Using too much primer will lengthen drying times, which will set back your entire project. More importantly, it increases the risk of it cracking or chipping, which will impact how the final product looks once you begin painting over it.

On the other hand, using too little primer will ruin the paint job in a different way. Without enough primer, the surface will end up absorbing too much of the paint, which will make the paint seem blotchy and dull.

Usually, you will only need one coat of primer if you are…

  • Painting over a white or very light wall.
  • Using a tinted primer to assist with color changes.

Conversely, you will probably need a second primer coat if you are…

  • Painting unfinished drywall, plaster, or wood.
  • Covering a dark paint with a lighter color.
  • Able to see old paint through the first layer of primer.

Related Questions

Do you have to paint over primer?

Yes, you have to paint over primer for long-lasting results. The purpose of primer is to bond to porous surfaces and help paint adhere to it. Therefore, it is not equipped to withstand different elements. Typically, you can leave a primed surface unpainted for 20 to 30 days. Any longer and you will have to reprime the wall before painting.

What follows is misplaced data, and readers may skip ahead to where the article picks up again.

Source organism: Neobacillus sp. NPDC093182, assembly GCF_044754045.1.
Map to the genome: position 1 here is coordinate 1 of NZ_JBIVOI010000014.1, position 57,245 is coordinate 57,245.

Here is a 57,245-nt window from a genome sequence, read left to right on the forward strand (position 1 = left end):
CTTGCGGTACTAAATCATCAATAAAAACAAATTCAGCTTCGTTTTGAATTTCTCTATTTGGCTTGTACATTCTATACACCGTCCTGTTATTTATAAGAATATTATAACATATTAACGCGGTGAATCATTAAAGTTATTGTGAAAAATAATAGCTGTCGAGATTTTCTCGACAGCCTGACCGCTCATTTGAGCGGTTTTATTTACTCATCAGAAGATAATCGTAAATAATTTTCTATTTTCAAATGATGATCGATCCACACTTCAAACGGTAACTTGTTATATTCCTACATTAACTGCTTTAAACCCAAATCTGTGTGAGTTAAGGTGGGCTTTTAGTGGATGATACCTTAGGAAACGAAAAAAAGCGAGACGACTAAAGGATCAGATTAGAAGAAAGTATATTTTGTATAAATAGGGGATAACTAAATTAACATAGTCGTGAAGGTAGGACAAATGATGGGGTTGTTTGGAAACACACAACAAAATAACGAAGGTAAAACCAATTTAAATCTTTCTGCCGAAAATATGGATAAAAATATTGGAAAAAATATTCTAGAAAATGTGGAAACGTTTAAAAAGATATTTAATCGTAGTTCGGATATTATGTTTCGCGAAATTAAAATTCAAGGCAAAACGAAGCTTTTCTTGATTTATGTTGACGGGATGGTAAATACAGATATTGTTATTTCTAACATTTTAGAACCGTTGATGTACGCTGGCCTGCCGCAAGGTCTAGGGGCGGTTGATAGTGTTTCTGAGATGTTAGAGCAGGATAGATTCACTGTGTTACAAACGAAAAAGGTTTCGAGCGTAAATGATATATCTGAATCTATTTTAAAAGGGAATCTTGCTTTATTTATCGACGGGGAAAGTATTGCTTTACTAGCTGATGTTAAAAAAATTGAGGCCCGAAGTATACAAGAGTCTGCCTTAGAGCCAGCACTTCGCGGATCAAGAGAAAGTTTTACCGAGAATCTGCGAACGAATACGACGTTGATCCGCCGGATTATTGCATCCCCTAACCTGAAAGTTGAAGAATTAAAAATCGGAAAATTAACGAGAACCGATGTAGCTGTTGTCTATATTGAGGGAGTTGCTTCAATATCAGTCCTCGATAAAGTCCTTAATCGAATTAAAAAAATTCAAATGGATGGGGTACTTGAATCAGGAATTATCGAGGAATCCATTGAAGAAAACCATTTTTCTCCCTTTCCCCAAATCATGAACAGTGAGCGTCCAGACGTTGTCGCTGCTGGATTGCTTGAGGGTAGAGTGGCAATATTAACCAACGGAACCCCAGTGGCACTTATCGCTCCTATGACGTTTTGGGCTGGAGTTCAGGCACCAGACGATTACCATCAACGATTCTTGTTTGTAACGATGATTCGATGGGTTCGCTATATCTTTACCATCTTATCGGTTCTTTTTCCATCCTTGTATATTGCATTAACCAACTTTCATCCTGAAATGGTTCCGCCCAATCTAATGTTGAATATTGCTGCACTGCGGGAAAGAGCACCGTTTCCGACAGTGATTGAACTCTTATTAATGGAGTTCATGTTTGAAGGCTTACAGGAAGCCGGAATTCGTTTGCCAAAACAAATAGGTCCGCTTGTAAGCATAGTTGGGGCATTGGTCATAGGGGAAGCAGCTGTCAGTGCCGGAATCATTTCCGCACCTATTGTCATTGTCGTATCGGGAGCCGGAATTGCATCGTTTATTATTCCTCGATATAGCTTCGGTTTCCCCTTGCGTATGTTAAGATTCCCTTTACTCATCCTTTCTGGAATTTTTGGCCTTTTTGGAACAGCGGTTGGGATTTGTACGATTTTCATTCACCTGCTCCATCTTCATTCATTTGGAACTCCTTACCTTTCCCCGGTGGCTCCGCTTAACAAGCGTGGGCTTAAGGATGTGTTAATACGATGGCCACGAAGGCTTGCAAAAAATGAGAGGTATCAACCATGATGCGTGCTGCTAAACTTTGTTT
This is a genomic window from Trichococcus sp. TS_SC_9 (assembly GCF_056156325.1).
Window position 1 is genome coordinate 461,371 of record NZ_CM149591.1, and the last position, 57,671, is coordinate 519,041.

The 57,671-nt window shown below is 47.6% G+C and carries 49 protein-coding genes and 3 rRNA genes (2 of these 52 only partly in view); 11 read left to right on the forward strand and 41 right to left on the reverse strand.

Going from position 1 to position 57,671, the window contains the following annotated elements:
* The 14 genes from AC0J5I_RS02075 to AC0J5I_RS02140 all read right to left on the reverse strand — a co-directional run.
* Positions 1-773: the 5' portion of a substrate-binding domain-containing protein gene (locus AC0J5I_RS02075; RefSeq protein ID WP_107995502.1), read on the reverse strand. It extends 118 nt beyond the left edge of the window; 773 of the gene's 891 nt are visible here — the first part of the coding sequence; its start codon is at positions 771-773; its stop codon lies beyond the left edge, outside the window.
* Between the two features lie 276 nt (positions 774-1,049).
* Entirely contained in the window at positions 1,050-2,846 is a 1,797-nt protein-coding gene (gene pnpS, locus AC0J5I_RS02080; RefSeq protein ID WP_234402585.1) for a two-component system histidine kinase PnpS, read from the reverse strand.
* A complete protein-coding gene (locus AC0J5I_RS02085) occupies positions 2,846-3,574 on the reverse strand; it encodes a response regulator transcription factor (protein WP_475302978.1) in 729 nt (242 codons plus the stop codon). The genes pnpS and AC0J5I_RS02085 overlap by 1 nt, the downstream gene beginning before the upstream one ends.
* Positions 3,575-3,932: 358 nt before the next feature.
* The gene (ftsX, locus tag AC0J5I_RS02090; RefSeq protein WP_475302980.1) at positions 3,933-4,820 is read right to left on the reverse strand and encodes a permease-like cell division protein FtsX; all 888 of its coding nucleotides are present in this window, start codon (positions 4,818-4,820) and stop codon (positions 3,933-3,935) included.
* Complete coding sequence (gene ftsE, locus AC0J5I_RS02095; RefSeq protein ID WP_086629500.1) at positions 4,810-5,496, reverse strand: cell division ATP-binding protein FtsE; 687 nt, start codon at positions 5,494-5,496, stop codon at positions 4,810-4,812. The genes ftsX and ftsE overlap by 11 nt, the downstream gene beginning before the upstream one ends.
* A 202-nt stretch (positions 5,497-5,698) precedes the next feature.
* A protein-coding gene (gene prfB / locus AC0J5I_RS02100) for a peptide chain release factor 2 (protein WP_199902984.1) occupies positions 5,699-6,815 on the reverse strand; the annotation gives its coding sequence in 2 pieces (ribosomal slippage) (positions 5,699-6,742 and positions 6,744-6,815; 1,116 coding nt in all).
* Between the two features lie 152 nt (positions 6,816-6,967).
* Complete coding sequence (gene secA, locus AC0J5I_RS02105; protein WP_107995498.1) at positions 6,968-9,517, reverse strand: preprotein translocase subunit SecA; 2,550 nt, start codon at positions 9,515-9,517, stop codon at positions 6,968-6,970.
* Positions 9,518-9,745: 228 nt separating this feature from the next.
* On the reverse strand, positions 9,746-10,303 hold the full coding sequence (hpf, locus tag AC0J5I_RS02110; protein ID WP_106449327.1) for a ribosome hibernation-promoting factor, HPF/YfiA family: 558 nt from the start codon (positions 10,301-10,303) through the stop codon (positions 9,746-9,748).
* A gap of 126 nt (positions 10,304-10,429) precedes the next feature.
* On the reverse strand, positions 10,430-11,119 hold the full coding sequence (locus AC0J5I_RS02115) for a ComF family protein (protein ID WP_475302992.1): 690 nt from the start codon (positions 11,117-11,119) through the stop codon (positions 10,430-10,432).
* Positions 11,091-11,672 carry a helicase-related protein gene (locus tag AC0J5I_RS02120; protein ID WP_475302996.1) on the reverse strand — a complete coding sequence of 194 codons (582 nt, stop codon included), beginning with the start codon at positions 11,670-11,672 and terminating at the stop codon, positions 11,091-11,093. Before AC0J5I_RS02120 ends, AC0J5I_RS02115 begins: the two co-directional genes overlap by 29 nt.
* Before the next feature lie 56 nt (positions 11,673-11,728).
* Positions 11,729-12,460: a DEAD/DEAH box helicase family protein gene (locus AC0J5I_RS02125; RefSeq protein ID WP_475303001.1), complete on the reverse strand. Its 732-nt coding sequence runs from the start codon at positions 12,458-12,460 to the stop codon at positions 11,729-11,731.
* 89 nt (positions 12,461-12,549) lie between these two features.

How long do primers last in storage?

As long as you properly store the primer in a tightly sealed can, it can last for two to three years. This goes for both drywall primers and basic paint primers, too. If the can has never been opened, your primer should last indefinitely.

Do I always have to use a primer before painting?

In most cases, yes. You absolutely want to have a primer layer down before you paint. However, some paints are classified as self-priming paints. These are two-in-one products that produce a much thicker coat than standard paints. That said, adding a layer of primer won’t hurt.

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Final Thoughts on Primer Drying Times

In most cases, you can expect to wait between 30 minutes to an hour for your primer to dry. However, you should usually wait a bit longer than that before you begin painting to be completely sure. One final note for you: do some research on the brand of primer you end up purchasing. No two primers are the same, and some may have specific drying instructions.

Kerry Souder
Kerry Souder

I am a copywriter and editor based in the Las Vegas area with nearly a decade of experience under my belt writing landing pages, cost guides, blog posts, newsletters, case studies, and social media content. I have a degree in Strategic Communication and experience working in both the account and creative spheres. My goal is to always be discovering new interests and bettering myself as a writer and editor along the way.